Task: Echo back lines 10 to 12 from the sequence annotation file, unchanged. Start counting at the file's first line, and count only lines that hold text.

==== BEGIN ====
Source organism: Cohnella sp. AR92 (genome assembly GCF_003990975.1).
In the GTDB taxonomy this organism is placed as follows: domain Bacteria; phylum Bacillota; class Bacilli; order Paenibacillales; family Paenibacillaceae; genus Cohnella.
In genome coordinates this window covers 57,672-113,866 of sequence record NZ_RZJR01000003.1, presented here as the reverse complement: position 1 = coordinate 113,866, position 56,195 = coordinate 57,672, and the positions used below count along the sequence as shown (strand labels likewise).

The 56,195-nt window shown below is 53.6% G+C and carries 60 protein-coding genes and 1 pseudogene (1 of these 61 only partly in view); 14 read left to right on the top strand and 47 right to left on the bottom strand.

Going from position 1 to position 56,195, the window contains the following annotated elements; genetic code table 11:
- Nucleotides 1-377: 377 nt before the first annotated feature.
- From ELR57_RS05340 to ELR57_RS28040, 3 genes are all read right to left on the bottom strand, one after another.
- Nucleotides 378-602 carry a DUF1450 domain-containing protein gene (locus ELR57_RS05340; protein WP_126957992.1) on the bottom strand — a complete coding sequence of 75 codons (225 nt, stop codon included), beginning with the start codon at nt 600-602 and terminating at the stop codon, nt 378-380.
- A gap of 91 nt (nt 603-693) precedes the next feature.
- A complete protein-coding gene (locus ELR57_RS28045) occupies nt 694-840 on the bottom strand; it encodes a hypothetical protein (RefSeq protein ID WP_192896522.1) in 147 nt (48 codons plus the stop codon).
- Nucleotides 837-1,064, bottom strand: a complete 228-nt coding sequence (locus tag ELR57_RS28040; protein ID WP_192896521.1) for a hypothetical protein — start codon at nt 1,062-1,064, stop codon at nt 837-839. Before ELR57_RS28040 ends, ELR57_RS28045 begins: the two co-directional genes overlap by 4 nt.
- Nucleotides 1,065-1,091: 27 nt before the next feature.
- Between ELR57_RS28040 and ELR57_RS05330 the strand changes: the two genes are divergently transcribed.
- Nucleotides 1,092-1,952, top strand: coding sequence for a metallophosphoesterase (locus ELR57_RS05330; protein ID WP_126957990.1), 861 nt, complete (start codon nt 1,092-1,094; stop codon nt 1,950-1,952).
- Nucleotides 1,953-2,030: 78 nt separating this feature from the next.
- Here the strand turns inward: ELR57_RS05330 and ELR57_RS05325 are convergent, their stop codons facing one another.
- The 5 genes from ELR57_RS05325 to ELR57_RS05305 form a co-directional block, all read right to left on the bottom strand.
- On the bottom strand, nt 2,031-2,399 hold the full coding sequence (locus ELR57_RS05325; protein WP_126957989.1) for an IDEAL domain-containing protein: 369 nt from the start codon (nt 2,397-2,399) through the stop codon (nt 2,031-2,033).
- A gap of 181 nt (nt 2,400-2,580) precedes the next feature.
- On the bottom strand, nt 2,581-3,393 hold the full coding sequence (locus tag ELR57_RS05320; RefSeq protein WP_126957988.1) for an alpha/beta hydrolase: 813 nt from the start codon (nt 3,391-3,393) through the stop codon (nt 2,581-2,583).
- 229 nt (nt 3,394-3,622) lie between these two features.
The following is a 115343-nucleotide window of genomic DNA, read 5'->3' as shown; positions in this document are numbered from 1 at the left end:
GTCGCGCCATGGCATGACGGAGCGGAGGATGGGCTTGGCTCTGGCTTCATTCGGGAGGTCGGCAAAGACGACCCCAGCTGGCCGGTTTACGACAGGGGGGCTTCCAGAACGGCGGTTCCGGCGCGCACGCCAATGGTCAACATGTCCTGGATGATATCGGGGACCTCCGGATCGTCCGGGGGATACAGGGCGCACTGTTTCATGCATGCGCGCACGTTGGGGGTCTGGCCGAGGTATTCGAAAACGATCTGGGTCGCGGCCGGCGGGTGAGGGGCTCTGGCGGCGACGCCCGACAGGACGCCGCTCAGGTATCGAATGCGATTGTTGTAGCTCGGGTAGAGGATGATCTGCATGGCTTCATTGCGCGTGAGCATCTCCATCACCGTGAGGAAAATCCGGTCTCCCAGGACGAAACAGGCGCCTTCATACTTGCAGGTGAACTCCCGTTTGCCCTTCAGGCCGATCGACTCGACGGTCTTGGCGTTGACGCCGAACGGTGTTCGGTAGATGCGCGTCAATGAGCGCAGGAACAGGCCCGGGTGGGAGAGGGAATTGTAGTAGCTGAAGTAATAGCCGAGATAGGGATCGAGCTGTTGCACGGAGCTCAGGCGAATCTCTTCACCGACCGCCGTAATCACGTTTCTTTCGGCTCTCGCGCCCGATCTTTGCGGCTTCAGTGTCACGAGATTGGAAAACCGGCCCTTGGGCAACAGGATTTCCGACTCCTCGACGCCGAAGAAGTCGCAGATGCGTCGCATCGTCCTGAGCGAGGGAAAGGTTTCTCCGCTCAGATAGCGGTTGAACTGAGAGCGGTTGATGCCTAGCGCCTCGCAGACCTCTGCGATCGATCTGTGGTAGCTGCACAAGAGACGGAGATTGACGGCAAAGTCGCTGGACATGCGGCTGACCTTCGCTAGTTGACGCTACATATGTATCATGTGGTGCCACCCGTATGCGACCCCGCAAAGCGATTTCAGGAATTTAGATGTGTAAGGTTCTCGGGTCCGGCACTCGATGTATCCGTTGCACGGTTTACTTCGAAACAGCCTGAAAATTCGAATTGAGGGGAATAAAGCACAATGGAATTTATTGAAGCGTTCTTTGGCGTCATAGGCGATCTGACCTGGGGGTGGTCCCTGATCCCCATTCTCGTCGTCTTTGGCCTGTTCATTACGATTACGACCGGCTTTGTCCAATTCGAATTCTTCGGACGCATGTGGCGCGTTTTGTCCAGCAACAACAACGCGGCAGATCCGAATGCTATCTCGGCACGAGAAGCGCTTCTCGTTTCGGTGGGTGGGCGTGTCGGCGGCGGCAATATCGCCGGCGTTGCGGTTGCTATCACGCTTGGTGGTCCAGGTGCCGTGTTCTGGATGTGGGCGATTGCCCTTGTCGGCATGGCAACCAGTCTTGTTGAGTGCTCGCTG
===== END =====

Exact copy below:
- A complete protein-coding gene (locus ELR57_RS28045) occupies nt 694-840 on the bottom strand; it encodes a hypothetical protein (RefSeq protein ID WP_192896522.1) in 147 nt (48 codons plus the stop codon).
- Nucleotides 837-1,064, bottom strand: a complete 228-nt coding sequence (locus tag ELR57_RS28040; protein ID WP_192896521.1) for a hypothetical protein — start codon at nt 1,062-1,064, stop codon at nt 837-839. Before ELR57_RS28040 ends, ELR57_RS28045 begins: the two co-directional genes overlap by 4 nt.
- Nucleotides 1,065-1,091: 27 nt before the next feature.